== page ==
The People’s Liberation Army Navy sent a Dongdiao-class auxiliary general intelligence ship to spy on the naval portion of Russia’s recently completely Vostok (East) 2018 exercise which involved tens of thousands of troops, planes, and warships and featured a contingent of Chinese and Mongolian forces.
The Chinese surveillance ship shadowed Russian navy vessels for the entire length of the at-sea portion of the exercises, as about 4,000 Chinese and Mongolian troops drilled alongside Russian forces on land, USNI News reported.
While Russia invited Chinese ground forces to the exercises, it wasn’t clear whether Moscow had invited PLAN warships.
Russian state-supported media have claimed that Vostok 2018 was the largest military exercise since the Cold War, though independent confirmation of that claim by Western intelligence has not yet happened.
“[Vostok 2018’s] main political significance comes from the signaling by both Russia and China about the possible emergence of a strategic partnership, aimed at countering the threat that both countries feel from continued U.S. dominance of the international system,” Dmitry Gorenburg wrote for The Washington Post last week.
Analysis: There has been increasing speculation of a budding strategic alliance between Russia and China as a direct challenge to the U.S.- and Western-led global order, but as we have noted recently, it seems very premature.
The fact that China would send an uninvited spy ship to an exercise it was already attending as a guest would seem to indicate further that a formal alliance is farther away than many believe.
That said, strategic cooperation between Beijing and Moscow has its benefits for both countries.
China’s military is larger than Russia’s, but Russia has a technological and operational edge. Technologically, Russia excels at missiles, radar, jet engine, and electronic warfare technology. China, meanwhile, has surged past Russia in developing modern unmanned aerial vehicle technology, and Moscow is keen to acquire it.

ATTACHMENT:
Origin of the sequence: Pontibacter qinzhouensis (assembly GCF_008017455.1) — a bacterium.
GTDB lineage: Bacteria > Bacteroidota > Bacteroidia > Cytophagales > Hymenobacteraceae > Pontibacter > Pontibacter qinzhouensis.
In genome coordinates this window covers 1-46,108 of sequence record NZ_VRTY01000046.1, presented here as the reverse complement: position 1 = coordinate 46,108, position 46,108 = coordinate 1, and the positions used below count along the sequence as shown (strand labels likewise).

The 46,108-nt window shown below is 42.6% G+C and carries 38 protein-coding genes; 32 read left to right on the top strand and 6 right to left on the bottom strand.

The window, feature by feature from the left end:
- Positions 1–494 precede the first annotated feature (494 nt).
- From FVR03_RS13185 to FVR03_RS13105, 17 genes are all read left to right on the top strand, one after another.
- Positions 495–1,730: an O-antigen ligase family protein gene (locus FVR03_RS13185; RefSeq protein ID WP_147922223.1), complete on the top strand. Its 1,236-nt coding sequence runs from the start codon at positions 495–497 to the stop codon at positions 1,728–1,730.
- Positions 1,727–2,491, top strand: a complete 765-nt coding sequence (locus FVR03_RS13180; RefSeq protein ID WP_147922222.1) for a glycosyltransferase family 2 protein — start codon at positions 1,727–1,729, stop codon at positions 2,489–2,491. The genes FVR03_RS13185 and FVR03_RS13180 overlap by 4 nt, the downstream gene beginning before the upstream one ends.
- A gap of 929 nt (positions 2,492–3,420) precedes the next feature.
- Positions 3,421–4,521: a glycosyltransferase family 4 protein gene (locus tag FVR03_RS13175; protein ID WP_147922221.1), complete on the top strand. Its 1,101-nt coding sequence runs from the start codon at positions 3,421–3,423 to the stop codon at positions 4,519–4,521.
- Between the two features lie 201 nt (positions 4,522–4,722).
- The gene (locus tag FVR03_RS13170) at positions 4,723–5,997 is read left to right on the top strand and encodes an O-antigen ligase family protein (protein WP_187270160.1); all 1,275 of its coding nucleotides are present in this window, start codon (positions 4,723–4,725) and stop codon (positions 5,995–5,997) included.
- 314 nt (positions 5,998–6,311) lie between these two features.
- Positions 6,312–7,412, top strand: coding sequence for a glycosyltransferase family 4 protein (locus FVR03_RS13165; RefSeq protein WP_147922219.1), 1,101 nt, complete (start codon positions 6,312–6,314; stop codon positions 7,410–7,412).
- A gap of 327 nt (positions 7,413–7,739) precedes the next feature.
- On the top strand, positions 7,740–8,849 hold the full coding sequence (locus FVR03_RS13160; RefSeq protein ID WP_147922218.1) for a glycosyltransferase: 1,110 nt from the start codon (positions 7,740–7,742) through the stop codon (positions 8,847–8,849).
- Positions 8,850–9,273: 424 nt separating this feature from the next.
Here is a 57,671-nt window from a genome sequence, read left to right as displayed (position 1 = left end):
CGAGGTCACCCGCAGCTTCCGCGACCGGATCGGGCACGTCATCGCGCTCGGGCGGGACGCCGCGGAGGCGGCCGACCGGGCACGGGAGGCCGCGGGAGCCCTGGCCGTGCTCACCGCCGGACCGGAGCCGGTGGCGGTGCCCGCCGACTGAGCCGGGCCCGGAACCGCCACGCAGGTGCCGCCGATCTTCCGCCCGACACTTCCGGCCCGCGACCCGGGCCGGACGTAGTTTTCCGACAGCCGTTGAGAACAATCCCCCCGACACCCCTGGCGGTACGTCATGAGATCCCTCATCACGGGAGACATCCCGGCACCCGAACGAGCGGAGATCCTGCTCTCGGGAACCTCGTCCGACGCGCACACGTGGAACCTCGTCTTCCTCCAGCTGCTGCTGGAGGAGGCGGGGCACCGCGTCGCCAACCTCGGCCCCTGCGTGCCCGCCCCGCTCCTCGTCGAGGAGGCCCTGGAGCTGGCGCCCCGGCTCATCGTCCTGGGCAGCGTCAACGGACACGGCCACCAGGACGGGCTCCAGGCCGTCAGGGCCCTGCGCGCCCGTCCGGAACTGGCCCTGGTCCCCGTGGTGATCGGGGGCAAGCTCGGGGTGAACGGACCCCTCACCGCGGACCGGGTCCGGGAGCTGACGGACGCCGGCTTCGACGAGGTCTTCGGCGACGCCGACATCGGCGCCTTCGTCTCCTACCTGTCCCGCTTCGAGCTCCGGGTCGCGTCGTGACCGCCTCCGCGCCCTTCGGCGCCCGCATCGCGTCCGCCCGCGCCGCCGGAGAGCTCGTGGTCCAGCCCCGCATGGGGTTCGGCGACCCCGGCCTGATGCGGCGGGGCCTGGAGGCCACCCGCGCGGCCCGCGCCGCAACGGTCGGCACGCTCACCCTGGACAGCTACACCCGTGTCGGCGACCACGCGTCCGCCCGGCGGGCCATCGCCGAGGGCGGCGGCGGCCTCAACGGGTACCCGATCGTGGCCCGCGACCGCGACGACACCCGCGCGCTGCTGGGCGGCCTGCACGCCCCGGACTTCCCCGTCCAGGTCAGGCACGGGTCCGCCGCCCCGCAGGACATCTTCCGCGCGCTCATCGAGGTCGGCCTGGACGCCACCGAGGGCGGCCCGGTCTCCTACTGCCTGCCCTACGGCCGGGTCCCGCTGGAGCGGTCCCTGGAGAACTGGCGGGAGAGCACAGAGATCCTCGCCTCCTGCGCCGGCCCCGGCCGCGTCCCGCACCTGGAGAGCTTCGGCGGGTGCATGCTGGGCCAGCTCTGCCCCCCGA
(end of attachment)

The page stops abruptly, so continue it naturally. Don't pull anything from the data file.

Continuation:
The deployment of the spy ship represented an opportunity for China to absorb operational experience and data from a much more sophisticated Russian navy. “The reality is Russia is very good at radar operation and electronic warfare,” said Bryan Clark, a naval analyst at the Center for Strategic and Budgetary Assessments. “I wouldn’t be surprised that the Chinese would want to harvest that during the Vostok exercise.”
The collection of electronic and signals data by adversaries operating in international waters is legal under international law and has been common practice for decades. But collecting SIGINT and operational data from a supposed ally is not common.
That said, China has done this before. The PLAN was invited to send four warships to the 2014 U.S.-sponsored 2014 Rim of the Pacific (RIMPAC) exercise; it did, along with a Dongdiao-class spy ship.
China’s and Russia’s interests will occasionally line up, but the truth of the matter is both are revisionist great (and in China’s case, rising) powers with their own agenda. Signing a formal agreement would be far too limiting for both countries and would probably cause more friction than informal, mutually beneficial cooperation.